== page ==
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For months, environmental and safety complaints to officials have gone unanswered
All 120 operations will need agreements by 2022, province says
RCMP, Search and Rescue crews searching area where vehicle was abandoned
Toronto-based firm says the fan suffered injuries including a ‘mild traumatic brain injury’
Retired National Hockey League linesman Brad Lazarowich is helping develop junior A officials.
Ultra low-cost airline launches in B.C., massage therapist charged with sex assault and more
Swoop destinations include Abbotsford, Hamilton, Winnipeg, Halifax and Edmonton
Dylan Murdy has turned his grade 12 entrepreneurship project into an actual business
Afternoon will see traditional games, name translation, sports, food and more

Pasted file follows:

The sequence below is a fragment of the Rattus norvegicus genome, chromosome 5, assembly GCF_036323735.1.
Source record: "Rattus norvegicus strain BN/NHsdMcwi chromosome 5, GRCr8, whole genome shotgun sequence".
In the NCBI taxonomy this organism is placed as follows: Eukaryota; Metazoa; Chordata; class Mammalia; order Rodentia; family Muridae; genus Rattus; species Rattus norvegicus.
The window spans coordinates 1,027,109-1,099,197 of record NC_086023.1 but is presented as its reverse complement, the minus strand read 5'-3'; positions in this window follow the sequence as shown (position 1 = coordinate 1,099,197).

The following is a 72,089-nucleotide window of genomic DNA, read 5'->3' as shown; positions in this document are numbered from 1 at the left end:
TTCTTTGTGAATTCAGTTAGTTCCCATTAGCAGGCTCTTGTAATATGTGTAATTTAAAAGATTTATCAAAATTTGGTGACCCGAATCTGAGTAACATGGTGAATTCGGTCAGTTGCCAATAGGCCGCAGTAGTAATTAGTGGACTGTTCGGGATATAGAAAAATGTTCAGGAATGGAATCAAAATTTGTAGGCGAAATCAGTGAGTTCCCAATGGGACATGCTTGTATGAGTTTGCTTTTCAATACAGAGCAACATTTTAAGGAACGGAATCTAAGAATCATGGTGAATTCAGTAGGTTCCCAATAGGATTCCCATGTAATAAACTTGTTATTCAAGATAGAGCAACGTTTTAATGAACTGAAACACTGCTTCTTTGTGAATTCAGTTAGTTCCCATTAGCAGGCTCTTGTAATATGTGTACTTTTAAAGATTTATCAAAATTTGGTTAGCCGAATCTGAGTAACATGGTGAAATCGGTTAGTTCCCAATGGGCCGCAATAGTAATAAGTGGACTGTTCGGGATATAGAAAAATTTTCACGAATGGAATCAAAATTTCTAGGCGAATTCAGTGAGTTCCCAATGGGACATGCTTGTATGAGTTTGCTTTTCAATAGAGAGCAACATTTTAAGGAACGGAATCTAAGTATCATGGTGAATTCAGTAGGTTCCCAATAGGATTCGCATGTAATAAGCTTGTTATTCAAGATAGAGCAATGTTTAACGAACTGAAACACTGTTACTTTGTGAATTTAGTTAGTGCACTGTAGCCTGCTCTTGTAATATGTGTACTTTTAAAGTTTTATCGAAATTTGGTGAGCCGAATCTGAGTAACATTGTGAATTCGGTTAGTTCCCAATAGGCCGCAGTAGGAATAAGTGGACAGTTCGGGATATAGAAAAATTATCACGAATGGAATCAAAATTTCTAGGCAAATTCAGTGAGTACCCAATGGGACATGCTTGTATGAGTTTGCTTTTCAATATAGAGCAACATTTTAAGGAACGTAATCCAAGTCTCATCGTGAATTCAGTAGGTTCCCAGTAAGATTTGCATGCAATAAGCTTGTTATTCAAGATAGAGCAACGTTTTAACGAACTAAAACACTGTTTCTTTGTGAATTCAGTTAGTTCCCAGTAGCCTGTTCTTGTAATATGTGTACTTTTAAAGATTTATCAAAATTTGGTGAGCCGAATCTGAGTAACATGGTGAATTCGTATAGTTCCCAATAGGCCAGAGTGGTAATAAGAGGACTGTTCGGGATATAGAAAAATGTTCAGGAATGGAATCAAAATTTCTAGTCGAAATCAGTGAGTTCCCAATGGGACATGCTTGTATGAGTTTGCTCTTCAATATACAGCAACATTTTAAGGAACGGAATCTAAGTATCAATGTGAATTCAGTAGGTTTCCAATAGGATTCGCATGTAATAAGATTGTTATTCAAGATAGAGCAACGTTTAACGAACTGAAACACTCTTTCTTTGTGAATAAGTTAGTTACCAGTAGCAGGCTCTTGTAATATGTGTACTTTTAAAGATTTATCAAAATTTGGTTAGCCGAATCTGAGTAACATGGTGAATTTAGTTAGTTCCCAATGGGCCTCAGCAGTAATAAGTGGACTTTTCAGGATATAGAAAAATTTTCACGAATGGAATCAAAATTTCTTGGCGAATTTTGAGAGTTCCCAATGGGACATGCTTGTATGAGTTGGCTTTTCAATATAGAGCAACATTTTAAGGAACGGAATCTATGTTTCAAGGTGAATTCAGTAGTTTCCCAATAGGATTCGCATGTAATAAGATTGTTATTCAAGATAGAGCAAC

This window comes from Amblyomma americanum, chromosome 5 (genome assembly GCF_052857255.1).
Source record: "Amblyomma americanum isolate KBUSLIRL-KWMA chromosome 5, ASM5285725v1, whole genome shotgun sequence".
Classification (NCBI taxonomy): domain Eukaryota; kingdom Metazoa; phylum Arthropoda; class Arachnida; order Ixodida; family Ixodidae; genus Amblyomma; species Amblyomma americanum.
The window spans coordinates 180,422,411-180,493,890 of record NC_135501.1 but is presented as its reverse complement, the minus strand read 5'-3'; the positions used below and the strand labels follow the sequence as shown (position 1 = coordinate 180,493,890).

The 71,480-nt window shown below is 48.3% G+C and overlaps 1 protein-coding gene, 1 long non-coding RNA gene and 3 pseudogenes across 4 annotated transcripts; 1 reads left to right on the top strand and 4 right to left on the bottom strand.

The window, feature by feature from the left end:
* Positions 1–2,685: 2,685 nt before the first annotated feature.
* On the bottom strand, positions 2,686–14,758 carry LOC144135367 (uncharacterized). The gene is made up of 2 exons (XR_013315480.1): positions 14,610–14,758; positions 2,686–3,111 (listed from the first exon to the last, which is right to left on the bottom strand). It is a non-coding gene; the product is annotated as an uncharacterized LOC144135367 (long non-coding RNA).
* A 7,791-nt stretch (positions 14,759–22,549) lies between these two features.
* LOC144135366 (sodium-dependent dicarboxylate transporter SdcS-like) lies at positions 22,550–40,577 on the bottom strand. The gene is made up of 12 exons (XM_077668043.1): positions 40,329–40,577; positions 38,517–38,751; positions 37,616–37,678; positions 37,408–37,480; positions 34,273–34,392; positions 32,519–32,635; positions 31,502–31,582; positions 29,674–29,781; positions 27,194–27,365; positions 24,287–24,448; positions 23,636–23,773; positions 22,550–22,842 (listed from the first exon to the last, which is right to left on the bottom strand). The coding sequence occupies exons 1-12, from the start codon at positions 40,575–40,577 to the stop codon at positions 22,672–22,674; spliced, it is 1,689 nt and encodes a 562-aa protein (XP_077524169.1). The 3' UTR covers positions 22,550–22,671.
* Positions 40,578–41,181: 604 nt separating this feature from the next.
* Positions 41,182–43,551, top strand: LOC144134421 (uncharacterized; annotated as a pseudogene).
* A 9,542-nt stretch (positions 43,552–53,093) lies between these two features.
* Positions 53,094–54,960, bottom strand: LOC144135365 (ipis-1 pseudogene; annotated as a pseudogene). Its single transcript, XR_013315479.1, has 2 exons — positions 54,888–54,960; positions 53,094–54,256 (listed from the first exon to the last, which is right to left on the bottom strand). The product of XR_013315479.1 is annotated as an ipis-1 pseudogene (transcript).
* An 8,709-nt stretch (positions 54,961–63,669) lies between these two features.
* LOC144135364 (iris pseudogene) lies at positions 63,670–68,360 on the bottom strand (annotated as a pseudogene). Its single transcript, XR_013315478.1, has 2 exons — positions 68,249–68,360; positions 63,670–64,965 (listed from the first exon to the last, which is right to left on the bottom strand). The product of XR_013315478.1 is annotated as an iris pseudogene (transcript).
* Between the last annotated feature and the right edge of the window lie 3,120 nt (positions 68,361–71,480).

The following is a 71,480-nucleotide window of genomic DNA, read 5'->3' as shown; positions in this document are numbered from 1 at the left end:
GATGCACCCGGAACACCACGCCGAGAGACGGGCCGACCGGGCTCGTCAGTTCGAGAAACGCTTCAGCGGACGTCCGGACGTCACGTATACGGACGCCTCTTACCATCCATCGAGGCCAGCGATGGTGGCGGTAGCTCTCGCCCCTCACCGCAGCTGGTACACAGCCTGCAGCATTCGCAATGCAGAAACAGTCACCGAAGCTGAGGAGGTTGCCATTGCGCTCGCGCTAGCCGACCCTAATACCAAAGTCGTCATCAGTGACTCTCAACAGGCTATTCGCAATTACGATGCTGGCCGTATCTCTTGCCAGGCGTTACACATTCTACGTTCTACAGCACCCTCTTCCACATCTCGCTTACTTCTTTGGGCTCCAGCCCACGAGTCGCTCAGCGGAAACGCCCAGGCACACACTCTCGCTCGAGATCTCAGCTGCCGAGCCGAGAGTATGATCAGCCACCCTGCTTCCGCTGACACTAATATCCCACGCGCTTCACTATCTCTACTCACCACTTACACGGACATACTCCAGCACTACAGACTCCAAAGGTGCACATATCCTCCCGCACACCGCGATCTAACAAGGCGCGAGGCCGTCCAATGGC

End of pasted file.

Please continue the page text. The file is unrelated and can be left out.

Rob Forde is waiting to hear if he’ll become The Basement Doctor in his own reality show
The decades-old Guild is producing Murder on the Nile this season
There are still some who justify President Donald Trump’s treatment of migrant children
Child advocate Bernard Richard leaves B.C. with harsh message
The federal government’s decision to purchase the Trans Mountain pipeline has drawn fire from the left and the right.
While some call the nationalization of the pipeline an indication of failed leadership and a failed process, other say the purchase does nothing to protect B.C.’s coast, or address broader issues like climate change.
Still others say the Liberal government had few options if it wanted to assure completion of a project that could generate billions of dollars in tax revenue, boost employment and actually fund carbon reduction efforts.
What do you think?
Was the federal government right to purchase the Trans Mountain pipeline?
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